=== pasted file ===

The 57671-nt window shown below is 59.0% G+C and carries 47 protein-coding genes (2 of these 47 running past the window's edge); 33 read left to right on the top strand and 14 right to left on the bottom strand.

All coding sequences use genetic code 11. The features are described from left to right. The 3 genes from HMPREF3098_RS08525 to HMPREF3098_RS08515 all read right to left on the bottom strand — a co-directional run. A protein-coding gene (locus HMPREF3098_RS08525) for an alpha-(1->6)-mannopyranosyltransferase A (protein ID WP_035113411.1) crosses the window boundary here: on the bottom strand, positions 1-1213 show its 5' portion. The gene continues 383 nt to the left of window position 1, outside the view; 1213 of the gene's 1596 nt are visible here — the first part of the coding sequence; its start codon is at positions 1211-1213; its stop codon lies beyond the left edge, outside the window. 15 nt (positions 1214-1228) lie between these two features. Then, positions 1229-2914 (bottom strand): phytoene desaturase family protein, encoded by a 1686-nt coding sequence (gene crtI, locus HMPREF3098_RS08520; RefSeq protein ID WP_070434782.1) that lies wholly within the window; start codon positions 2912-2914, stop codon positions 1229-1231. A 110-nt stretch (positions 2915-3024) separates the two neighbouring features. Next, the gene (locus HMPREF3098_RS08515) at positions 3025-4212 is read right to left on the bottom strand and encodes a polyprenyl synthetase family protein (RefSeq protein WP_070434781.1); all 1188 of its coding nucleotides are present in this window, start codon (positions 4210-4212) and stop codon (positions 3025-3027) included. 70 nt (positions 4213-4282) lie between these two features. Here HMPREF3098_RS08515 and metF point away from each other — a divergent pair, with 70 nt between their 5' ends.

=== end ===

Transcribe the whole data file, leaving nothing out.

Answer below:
The 57671-nt window shown below is 59.0% G+C and carries 47 protein-coding genes (2 of these 47 running past the window's edge); 33 read left to right on the top strand and 14 right to left on the bottom strand.

All coding sequences use genetic code 11. The features are described from left to right. The 3 genes from HMPREF3098_RS08525 to HMPREF3098_RS08515 all read right to left on the bottom strand — a co-directional run. A protein-coding gene (locus HMPREF3098_RS08525) for an alpha-(1->6)-mannopyranosyltransferase A (protein ID WP_035113411.1) crosses the window boundary here: on the bottom strand, positions 1-1213 show its 5' portion. The gene continues 383 nt to the left of window position 1, outside the view; 1213 of the gene's 1596 nt are visible here — the first part of the coding sequence; its start codon is at positions 1211-1213; its stop codon lies beyond the left edge, outside the window. 15 nt (positions 1214-1228) lie between these two features. Then, positions 1229-2914 (bottom strand): phytoene desaturase family protein, encoded by a 1686-nt coding sequence (gene crtI, locus HMPREF3098_RS08520; RefSeq protein ID WP_070434782.1) that lies wholly within the window; start codon positions 2912-2914, stop codon positions 1229-1231. A 110-nt stretch (positions 2915-3024) separates the two neighbouring features. Next, the gene (locus HMPREF3098_RS08515) at positions 3025-4212 is read right to left on the bottom strand and encodes a polyprenyl synthetase family protein (RefSeq protein WP_070434781.1); all 1188 of its coding nucleotides are present in this window, start codon (positions 4210-4212) and stop codon (positions 3025-3027) included. 70 nt (positions 4213-4282) lie between these two features. Here HMPREF3098_RS08515 and metF point away from each other — a divergent pair, with 70 nt between their 5' ends.